Member Spotlight: Tsugumichi Watanabe

By Brendan Kennedy

Member Spotlight: Tsugumichi Watanabe

Watanabe_Tsugumichi_18196_April 2021

Editor’s Note: The Member Spotlight is a monthly series of Question & Answers with NYSBA members.

This month’s profile is with Tsugumichi Watanabe, a partner at Morgan, Lewis & Bockius and a member of NYSBA’s International Section.

Who are your heroes in the legal world?

I admire Ralph Nader for his persistence in causes that he believes are right.

If you didn’t become an attorney, what career path would you have pursued and why?

Before going to law school, I intended to be a college professor.  Many of my relatives were teachers and I enjoyed both making written presentations intended to persuade as well as sharing with others what I know – so teaching seemed to be a natural fit.  I use many of these same skills as a lawyer and in many ways the two professions are similar.

If you could dine with any lawyers – real or fictional – from any time in history, who would they be and what would you discuss?

Nelson Mandela.  I am curious about how his legal training and background as a Christian enabled him to endure 27 years of imprisonment as well as formed his political thinking and strategy in helping South Africa overcome apartheid after his release.

What is your favorite book, movie and television show?

  • John Hersey’s “Hiroshima”, a short book that describes brilliantly the strength of the human spirit and the sense of community in the face of a shared disastrous experience.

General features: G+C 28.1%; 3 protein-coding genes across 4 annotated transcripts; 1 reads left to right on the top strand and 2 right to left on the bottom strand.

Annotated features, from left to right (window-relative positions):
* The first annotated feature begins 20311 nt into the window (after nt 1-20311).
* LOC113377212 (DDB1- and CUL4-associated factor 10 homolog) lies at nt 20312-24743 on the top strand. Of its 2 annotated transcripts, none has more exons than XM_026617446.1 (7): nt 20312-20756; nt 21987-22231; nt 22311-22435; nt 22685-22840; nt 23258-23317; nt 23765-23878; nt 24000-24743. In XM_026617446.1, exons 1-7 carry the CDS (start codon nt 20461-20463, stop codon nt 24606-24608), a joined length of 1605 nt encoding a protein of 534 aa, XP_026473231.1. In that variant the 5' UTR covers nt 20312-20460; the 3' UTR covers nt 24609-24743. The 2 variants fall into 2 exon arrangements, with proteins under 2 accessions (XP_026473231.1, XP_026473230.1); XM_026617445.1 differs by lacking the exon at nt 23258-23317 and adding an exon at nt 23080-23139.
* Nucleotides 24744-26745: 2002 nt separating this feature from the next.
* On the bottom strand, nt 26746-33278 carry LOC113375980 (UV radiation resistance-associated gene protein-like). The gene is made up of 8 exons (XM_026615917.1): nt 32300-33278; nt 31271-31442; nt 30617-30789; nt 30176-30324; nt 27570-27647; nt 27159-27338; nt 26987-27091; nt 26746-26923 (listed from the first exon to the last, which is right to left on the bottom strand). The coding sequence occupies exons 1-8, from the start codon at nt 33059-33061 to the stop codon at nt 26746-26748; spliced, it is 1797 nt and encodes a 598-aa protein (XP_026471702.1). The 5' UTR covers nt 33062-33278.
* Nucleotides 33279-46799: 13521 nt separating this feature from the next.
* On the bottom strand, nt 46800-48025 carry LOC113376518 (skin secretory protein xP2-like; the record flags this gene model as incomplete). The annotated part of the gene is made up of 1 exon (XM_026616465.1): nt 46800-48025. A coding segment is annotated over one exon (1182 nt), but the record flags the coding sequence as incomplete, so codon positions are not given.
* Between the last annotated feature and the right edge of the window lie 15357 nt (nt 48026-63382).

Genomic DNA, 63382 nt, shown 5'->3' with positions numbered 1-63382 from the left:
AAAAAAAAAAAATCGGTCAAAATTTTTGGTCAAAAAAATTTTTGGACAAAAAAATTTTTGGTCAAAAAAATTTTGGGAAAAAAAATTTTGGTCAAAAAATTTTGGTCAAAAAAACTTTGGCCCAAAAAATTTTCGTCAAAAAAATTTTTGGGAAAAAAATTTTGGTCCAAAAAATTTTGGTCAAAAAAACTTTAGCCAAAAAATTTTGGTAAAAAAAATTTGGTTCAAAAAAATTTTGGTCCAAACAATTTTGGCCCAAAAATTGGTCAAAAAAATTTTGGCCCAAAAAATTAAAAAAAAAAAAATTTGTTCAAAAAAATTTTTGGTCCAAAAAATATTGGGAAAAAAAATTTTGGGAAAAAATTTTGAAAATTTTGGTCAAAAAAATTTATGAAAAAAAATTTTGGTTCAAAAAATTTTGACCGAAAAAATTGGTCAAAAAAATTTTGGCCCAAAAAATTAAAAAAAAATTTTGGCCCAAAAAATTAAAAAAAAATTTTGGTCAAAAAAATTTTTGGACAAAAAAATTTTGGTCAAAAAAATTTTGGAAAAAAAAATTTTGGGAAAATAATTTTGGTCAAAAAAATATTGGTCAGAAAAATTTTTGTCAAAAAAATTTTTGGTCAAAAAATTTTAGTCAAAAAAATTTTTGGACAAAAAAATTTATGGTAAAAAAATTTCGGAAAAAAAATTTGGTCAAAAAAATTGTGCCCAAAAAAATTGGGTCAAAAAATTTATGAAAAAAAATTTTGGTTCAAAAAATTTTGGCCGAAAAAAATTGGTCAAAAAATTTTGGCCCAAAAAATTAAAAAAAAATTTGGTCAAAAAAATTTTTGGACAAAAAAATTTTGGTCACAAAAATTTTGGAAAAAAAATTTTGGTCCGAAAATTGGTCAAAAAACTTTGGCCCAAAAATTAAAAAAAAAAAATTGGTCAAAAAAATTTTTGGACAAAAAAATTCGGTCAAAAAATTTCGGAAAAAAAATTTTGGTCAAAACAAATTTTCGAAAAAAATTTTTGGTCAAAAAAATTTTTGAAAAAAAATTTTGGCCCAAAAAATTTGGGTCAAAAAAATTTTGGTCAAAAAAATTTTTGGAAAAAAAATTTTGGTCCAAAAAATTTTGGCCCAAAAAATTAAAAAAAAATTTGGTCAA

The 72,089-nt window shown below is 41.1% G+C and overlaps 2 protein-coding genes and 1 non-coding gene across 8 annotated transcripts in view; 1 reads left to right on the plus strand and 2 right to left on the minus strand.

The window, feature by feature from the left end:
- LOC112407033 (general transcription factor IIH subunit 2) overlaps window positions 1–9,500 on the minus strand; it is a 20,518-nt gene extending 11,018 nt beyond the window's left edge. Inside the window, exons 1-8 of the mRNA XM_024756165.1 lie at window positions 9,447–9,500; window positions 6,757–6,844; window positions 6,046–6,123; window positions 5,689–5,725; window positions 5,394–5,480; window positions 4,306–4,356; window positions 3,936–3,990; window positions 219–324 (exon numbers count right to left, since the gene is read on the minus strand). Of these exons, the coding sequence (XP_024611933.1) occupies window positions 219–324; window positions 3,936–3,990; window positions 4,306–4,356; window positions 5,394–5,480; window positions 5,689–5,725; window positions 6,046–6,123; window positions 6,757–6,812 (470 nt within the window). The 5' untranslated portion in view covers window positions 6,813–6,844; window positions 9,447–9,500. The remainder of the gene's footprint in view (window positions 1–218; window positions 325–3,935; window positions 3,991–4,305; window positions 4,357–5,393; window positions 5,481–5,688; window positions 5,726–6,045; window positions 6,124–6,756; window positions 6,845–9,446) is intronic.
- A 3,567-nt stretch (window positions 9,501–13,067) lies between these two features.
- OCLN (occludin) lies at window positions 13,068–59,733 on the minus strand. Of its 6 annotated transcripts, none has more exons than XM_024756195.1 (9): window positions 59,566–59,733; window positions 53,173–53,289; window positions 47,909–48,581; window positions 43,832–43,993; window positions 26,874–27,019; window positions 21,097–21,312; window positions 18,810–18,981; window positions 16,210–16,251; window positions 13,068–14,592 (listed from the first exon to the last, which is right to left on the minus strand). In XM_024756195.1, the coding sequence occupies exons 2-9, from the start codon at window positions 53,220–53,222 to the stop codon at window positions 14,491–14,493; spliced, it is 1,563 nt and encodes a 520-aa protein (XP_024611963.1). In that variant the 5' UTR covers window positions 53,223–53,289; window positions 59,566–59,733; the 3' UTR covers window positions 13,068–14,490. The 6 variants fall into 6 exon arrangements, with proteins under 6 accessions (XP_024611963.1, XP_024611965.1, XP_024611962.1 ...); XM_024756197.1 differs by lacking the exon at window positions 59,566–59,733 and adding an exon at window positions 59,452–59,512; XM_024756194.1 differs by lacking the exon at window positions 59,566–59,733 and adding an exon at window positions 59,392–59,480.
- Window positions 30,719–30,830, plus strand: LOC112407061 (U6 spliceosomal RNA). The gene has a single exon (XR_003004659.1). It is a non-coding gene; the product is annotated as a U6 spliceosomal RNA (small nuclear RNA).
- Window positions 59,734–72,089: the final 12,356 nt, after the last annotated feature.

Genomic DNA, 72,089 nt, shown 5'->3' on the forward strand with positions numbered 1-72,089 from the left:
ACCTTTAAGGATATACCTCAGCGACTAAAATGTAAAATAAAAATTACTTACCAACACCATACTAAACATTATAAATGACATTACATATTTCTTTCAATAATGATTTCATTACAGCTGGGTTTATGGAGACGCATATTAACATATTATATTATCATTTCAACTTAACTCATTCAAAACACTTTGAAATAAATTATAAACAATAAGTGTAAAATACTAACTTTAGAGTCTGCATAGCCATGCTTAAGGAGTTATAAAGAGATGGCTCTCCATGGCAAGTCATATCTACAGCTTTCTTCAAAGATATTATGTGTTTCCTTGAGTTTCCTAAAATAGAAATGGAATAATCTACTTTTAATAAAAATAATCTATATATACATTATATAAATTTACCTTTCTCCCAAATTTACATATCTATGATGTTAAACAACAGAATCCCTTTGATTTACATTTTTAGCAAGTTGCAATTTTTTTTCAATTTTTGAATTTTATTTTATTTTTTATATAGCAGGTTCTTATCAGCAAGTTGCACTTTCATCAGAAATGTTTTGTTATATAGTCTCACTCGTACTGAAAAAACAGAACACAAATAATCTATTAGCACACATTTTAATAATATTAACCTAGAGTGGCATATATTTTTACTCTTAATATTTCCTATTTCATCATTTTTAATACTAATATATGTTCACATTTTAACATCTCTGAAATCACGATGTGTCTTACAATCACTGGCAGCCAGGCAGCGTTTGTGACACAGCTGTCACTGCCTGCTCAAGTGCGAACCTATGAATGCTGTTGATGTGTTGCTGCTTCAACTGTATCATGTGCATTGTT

• Akira Kurosawa’s “Rashomon” an engrossing, well-acted film that shows how human self-interest affects a person’s ability to discern the truth about factual events.
  • The Late Show with David Letterman: The show’s zany sense of humor and comedic timing combined with Letterman’s ability to both ask probing interview questions and elicit honest responses made this a perfect way to unwind at the end of a busy day.

How did you decide on your practice area?

My first law firm had a rotation program for first-year associates before picking a practice area.  Nevertheless, getting a sense for a group’s practice based on a short rotation was not easy, so I picked Corporate as that was the closest to my law school studies.  Shortly after starting, I was sent to the Tokyo office where banking and finance were the main practices.  So, I transferred to banking and finance, later adding project finance to my principal areas of practice.

What is the best life lesson that you have learned?

You should try to have a plan for your life but expect that almost never will things go according to plan and that dealing with the unexpected can often be the most rewarding experience.

 Lawyers should join the New York State Bar Association because . . .

 NYSBA is large enough to have members of every professional background and interest and sections and committees that enable any member to find a home while being small enough that as a member you are not “lost in the crowd.”  For lawyers interested in cross-border matters, the International Section perfectly combines this balance of diversity and size.

 

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